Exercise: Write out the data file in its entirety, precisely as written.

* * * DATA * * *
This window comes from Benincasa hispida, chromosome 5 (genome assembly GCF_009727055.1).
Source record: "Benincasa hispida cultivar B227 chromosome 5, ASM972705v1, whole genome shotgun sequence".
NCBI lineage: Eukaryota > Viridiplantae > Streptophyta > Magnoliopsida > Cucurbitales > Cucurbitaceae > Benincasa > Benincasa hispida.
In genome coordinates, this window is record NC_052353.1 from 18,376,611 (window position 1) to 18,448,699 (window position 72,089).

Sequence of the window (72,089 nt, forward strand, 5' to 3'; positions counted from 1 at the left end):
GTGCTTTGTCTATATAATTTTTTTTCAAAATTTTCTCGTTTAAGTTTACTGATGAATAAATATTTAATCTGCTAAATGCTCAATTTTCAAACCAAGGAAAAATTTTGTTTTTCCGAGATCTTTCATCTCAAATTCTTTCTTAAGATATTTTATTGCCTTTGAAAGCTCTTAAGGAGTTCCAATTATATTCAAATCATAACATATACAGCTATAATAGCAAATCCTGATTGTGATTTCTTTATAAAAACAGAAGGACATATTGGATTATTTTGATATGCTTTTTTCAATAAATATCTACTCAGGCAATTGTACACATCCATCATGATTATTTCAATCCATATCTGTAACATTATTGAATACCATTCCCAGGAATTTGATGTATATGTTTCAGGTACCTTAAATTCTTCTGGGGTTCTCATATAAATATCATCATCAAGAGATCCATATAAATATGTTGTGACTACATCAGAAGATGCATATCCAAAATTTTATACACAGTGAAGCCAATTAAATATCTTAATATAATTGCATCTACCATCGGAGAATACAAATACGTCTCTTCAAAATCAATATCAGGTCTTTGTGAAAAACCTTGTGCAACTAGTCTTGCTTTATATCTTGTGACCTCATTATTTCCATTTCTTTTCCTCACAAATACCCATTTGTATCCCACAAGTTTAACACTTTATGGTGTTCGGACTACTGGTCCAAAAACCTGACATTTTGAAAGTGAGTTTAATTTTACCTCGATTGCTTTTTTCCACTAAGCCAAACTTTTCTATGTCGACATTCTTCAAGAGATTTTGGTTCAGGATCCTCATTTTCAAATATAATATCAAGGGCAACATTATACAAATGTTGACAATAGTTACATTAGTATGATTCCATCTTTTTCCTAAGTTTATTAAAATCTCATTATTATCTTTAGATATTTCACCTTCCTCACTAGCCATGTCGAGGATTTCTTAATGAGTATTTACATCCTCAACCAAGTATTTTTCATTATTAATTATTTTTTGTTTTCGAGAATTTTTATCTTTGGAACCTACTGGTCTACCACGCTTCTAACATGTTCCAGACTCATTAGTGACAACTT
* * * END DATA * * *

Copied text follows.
This window comes from Benincasa hispida, chromosome 5 (genome assembly GCF_009727055.1).
Source record: "Benincasa hispida cultivar B227 chromosome 5, ASM972705v1, whole genome shotgun sequence".
NCBI lineage: Eukaryota > Viridiplantae > Streptophyta > Magnoliopsida > Cucurbitales > Cucurbitaceae > Benincasa > Benincasa hispida.
In genome coordinates, this window is record NC_052353.1 from 18,376,611 (window position 1) to 18,448,699 (window position 72,089).

Sequence of the window (72,089 nt, forward strand, 5' to 3'; positions counted from 1 at the left end):
GTGCTTTGTCTATATAATTTTTTTTCAAAATTTTCTCGTTTAAGTTTACTGATGAATAAATATTTAATCTGCTAAATGCTCAATTTTCAAACCAAGGAAAAATTTTGTTTTTCCGAGATCTTTCATCTCAAATTCTTTCTTAAGATATTTTATTGCCTTTGAAAGCTCTTAAGGAGTTCCAATTATATTCAAATCATAACATATACAGCTATAATAGCAAATCCTGATTGTGATTTCTTTATAAAAACAGAAGGACATATTGGATTATTTTGATATGCTTTTTTCAATAAATATCTACTCAGGCAATTGTACACATCCATCATGATTATTTCAATCCATATCTGTAACATTATTGAATACCATTCCCAGGAATTTGATGTATATGTTTCAGGTACCTTAAATTCTTCTGGGGTTCTCATATAAATATCATCATCAAGAGATCCATATAAATATGTTGTGACTACATCAGAAGATGCATATCCAAAATTTTATACACAGTGAAGCCAATTAAATATCTTAATATAATTGCATCTACCATCGGAGAATACAAATACGTCTCTTCAAAATCAATATCAGGTCTTTGTGAAAAACCTTGTGCAACTAGTCTTGCTTTATATCTTGTGACCTCATTATTTCCATTTCTTTTCCTCACAAATACCCATTTGTATCCCACAAGTTTAACACTTTATGGTGTTCGGACTACTGGTCCAAAAACCTGACATTTTGAAAGTGAGTTTAATTTTACCTCGATTGCTTTTTTCCACTAAGCCAAACTTTTCTATGTCGACATTCTTCAAGAGATTTTGGTTCAGGATCCTCATTTTCAAATATAATATCAAGGGCAACATTATACAAATGTTGACAATAGTTACATTAGTATGATTCCATCTTTTTCCTAAGTTTATTAAAATCTCATTATTATCTTTAGATATTTCACCTTCCTCACTAGCCATGTCGAGGATTTCTTAATGAGTATTTACATCCTCAACCAAGTATTTTTCATTATTAATTATTTTTTGTTTTCGAGAATTTTTATCTTTGGAACCTACTGGTCTACCACGCTTCTAACATGTTCCAGACTCATTAGTGACAACTT